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Why does COMPRESS increase my shell thickness? [Part 2]

Why does COMPRESS increase my shell thickness? [Part 2]

Why does COMPRESS increase my shell thickness? [Part 2]

(OP)
In a recent article I discussed some common reasons why COMPRESS may increase the shell thickness to a value that may not be apparent at first (see http://www.eng-tips.com/viewthread.cfm?qid=194228).

For example, the required thickness of a cylindrical shell might be, say, 0.368" but COMPRESS enforces the nominal thickness to be 1/2" (0.50") rather than the 3/8" (0.375") that one might expect based on 0.368" required thickness.

Of course, these cases involve situations where the allowable stress (and required thickness) is a function of the nominal thickness. This is not encountered for tensile stress but may be encountered for compressive stress or buckling considerations.

There is also another situation in which COMPRESS may increase the thickness over what might be expected.

The Wind Code dialog provides an input to limit the deflection due to wind. By default this is 6" per 100' (5 mm per meter). Limiting the deflection may be desirable for process considerations. For example, a tall process tower with many trays may encounter problems if the vessel (and trays) deflect too much; this is not necessarily true for all cases, only the process designer knows for sure. Refractory lining might also require such a limitation on deflection. The designer can also "switch off" the wind deflection limitation on the Wind Code dialog.

If the nominal shell thicknesses determined on the basis of required thickness for circumferential stress (internal or external pressure) and longitudinal stress (weight, pressure, wind, and seismic) is such that the deflection due to wind exceeds the allowable limit, then COMPRESS will increase the thickness of the skirt by one "standard thickness increment" and recheck the deflection. If still excessive, then the thickness of the lowest shell course is increased by one "standard thickness increment" and the deflection is rechecked. This process is repeated until the top-most shell course has been increased. If the deflection is still too much, then the whole process begins again at the bottom and repeats until the deflection limit is met.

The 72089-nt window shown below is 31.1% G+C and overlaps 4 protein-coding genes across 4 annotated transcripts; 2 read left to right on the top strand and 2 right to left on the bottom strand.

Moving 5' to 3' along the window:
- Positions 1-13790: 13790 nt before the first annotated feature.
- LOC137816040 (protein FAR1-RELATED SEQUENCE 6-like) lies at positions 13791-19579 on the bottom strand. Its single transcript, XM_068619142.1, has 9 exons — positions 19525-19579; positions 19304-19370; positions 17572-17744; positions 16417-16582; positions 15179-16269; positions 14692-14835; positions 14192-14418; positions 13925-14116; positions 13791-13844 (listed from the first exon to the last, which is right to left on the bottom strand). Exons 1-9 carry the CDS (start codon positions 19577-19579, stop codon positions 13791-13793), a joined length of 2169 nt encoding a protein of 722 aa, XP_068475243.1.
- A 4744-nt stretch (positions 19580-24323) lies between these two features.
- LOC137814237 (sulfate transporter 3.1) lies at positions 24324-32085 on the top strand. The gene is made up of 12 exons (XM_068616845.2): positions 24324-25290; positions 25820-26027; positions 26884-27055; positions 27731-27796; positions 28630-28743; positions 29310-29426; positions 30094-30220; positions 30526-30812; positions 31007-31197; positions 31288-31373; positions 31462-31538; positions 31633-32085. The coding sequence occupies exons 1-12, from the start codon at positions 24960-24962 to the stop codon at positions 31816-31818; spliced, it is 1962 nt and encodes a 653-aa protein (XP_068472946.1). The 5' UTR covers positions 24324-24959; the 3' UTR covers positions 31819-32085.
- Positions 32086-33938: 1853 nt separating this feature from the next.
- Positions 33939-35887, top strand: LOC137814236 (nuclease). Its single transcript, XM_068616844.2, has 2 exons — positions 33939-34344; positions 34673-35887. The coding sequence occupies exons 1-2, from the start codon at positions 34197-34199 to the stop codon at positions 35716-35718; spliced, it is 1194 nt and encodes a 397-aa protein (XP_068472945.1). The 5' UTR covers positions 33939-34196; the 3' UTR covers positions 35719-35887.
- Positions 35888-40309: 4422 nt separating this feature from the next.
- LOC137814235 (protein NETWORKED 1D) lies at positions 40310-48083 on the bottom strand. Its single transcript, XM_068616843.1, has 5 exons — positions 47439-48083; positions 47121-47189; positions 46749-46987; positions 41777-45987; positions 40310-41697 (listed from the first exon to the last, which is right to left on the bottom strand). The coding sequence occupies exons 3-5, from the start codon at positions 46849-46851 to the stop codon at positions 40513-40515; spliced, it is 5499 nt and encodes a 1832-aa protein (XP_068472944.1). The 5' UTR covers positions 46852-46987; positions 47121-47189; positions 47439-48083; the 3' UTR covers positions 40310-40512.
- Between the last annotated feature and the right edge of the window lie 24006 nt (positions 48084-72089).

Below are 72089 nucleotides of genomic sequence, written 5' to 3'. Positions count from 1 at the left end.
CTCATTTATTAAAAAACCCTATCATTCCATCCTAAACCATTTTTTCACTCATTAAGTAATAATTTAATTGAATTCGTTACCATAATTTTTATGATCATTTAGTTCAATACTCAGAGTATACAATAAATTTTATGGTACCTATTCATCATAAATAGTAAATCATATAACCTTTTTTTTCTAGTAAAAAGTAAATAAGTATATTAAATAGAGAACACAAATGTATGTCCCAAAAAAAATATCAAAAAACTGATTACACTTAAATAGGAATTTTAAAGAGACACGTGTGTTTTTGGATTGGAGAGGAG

The "standard thickness increment" is 1/16" up to 1" thickness, then increments by 1/8". In metric units the increment is always 1 mm.

   (COMPRESS also allows the designer to specify a user-defined thickness increment (Set Mode Options dialog, Options tab). If this value is very small, say, 0.001", then the wind deflection calculations may be so lengthy due to the number of iteration cycles that it can appear that COMPRESS is locked up in an infinite loop. So use that user-defined thickness increment carefully.)

Several comments are in order:

1- COMPRESS does not include the straight flanges of the heads in the process of increasing thickness to limit the deflection. The extent to which increasing the thickness of the straight flanges will be effective in limiting the deflection is very minor. It seems better to let the thickness of the head straight flange be governed by whatever other considerations apply to the design: it makes little sense to have the dished portion of the head be governed by pressure to a relatively thin value and then force the straight flange to a much greater thickness. Thus designers may encounter situations where the straight flange of the bottom head is, say, 0.50" versus 1.25" for the bottom shell course. This can be accommodated by properly detailed transitions in thickness as per ASME Code.

2- There are no recorded calculations for the required thickness based on wind deflection. Unlike stress (or required thickness) calculations there are no detailed calculations for deflection. But the final result, the calculated deflection, is reported in the Wind Code. It can generally be confirmed that the actual deflection is about equal to the specified deflection limit.

    If there is any question if the wind deflection governs the shell thickness, this can be confirmed by turning off the deflection limit and changing the shell thicknesses to a lower value (use the Global Change and enter "0", COMPRESS will select the required thicknesses), then run the Code calculations. The shell thicknesses will not be increased, at least for purpose of deflection limit. COMPRESS will report a Warning message that the deflection exceeds the "standard" value of 6" per 100' but this can be ignored.




A third effect that can result in increased shell thickness is the "Bergman" check, per ASME paper 54-A-104, for combined effect of external pressure and longitudinal compression due to weight plus wind or seismic. But this will have to wait for "Why does COMPRESS increase my shell thickness?  [Part 3]"




   "Although this forum is monitored by Codeware it is not intended as a venue for technical support and should not be used as the primary means of technical support."

  Tom Barsh
  Codeware Technical Support
  www.codeware.com
   

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